For Obama, an evolving doctrine on use of force

For Obama, an evolving doctrine on use of force

What makes the task all the harder is a sense that US' power in the region is diminished

For Obama, an evolving doctrine on use of force

For five years, President Barack Obama has publicly struggled with the question of when America is willing to act as the world’s policeman, and when he will insist that others take the lead, or at least share the risks, costs and resentments it engenders. He surged forces into Afghanistan only to quickly reverse himself, speeding the withdrawal with the declaration that "it is time to focus on nation-building here at home.'' He briefly joined the fight to halt a slaughter in Libya, but left quickly and refused to go into Syria, a far more complex civil war he saw as nothing but a potential quagmire.

His speech Tuesday at the United Nations signalled how what some have called the Obama Doctrine is once again evolving. IIn his first term, that doctrine was defined by Obama’s surprising comfort in using military force to confront direct threats to the United States. But he split with his predecessor George W Bush in his deep reluctance to use American power in long, drawn-out conflicts where national interests were remote and allies were missing.

At the United Nations, Obama drove home the conclusion that he came to after his own party deserted him over a military response to the chemical weapons attack that killed more than 1,000 Syrians: The bigger risk for the world in coming years is not that the United States will try to build empires abroad, he argued, but that there will be a price to be paid in chaos and disorder if Americans elect to stay home.

To Obama’s mind, his aides say, his worldview has changed little since he came to office in 2009, after a campaign promising to end a ‘dumb war’' and to renew outreach to America’s adversaries. But his image around the world is radically different from what it once was. From South Asia to the Middle East, his presidency became known more for roughly 400 drone strikes against affiliates of al-Qaida and cyberattacks on Iran’s nuclear programme, both of which he saw as direct threats. Despite his early overtures, diplomacy in the region stagnated.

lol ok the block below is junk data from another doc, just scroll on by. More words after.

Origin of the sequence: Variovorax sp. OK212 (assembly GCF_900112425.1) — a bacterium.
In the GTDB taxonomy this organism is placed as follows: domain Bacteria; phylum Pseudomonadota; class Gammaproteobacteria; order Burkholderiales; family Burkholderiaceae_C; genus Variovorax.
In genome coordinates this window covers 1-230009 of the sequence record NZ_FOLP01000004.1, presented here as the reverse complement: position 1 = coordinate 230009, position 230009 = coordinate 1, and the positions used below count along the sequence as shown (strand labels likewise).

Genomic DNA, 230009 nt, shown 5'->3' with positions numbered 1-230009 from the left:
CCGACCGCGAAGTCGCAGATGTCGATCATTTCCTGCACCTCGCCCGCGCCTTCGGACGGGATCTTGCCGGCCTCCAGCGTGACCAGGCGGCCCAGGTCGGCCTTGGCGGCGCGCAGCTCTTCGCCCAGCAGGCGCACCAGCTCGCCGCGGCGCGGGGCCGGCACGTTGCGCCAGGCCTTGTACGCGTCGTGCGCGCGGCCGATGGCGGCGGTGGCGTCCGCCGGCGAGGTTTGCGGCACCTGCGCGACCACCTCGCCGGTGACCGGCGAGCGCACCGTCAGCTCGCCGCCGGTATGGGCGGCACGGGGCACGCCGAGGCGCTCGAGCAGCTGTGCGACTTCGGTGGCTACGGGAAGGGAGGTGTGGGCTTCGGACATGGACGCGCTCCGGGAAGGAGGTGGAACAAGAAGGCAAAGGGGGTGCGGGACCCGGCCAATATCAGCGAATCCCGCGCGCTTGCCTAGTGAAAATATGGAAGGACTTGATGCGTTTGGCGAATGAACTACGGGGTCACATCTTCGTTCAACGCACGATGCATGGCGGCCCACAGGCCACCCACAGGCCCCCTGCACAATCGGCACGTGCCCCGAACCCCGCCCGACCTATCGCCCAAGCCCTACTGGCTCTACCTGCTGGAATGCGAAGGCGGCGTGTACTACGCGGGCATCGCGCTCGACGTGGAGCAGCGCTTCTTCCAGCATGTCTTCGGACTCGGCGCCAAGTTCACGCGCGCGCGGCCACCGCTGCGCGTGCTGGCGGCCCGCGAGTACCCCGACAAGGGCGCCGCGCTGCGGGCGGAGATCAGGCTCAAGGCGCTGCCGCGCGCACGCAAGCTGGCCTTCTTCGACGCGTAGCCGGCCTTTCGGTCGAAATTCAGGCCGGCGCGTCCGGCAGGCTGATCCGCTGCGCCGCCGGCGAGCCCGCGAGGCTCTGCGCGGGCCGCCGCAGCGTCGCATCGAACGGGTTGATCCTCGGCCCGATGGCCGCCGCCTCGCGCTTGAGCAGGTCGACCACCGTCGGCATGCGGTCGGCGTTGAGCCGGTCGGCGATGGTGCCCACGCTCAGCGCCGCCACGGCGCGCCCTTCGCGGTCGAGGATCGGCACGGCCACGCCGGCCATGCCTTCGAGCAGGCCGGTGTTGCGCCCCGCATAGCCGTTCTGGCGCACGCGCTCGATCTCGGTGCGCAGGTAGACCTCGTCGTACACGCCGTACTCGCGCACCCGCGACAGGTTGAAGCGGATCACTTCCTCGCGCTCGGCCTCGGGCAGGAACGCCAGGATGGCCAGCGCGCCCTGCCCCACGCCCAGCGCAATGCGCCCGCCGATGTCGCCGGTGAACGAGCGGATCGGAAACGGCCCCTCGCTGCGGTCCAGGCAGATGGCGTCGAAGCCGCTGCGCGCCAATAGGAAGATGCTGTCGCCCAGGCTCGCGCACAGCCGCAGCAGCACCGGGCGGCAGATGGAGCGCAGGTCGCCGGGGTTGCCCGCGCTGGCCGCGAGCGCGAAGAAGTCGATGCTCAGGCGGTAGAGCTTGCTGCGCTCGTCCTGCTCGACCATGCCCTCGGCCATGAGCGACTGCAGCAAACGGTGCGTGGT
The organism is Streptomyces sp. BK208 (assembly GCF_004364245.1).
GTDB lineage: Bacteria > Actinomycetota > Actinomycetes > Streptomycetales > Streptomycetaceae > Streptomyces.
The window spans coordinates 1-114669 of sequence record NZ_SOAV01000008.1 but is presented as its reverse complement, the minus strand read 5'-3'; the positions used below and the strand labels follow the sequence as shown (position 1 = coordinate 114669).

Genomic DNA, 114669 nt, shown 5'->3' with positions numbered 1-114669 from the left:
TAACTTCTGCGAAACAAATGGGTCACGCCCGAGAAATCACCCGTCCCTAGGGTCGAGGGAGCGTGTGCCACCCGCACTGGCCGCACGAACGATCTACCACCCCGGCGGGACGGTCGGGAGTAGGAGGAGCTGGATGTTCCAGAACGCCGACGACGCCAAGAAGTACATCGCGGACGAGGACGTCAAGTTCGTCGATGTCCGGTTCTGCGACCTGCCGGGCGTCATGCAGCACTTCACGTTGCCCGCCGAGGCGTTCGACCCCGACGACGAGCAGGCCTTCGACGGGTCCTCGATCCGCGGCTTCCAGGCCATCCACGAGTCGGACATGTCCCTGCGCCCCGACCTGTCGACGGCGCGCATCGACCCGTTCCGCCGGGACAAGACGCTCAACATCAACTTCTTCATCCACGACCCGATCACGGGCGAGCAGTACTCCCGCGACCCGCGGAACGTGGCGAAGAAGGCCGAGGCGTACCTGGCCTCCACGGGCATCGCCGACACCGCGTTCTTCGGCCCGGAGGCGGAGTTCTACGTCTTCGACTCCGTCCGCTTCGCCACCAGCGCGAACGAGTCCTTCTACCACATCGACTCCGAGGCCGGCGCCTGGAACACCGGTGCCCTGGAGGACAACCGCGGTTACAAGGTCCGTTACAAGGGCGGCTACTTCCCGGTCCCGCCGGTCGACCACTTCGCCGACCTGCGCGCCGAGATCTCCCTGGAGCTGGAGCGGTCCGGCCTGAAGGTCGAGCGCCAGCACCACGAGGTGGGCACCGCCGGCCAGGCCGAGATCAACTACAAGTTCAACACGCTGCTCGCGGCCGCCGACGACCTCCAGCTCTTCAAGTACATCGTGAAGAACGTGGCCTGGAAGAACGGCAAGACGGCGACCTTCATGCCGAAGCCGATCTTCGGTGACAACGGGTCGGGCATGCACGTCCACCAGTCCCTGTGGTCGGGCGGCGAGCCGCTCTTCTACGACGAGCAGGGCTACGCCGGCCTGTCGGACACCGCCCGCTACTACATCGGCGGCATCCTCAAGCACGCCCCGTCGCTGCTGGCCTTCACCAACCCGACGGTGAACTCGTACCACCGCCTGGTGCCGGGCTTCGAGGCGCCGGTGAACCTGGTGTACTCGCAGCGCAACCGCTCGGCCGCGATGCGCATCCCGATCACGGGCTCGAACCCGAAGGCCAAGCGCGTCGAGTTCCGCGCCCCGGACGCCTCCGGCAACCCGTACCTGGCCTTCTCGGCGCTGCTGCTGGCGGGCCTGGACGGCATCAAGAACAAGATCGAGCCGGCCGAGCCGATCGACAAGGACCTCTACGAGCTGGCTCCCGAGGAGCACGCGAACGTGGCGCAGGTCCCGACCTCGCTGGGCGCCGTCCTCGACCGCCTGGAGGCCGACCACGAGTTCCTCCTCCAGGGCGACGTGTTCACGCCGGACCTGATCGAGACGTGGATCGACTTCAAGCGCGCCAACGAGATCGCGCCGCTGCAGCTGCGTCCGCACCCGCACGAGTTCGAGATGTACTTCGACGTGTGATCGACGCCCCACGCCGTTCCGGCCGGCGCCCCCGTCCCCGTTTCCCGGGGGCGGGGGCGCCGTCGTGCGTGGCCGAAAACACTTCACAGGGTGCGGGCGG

Now, after a remarkable month that began with his planning and then aborting a Tomahawk missile strike against the military facilities of President Bashar Assad of Syria, Obama has recommitted himself, he told world leaders, to devoting the rest of his presidency to two high-risk diplomatic initiatives: finding a negotiated end to the Iran confrontation, and creating a separate state for the Palestinians that Israel can live with, without fear.

Conspicuously missing from those two top priorities was a strategy for a lasting solution in Syria, apart from assuring the world that, by negotiation or force, its chemical stockpiles would not be released again and the country would not become a safe-haven for terrorist groups. But Obama did not describe a long-range strategy.

What makes the task all the harder for Obama is a sense that American power in the region is diminished - partly because United States forces have left Iraq; partly because Obama’s own team has been deeply divided on when to intervene; and partly because Obama’s own declaration of the "pivot’' to Asia has been interpreted, rightly or wrongly, as evidence he has given up on the Middle East.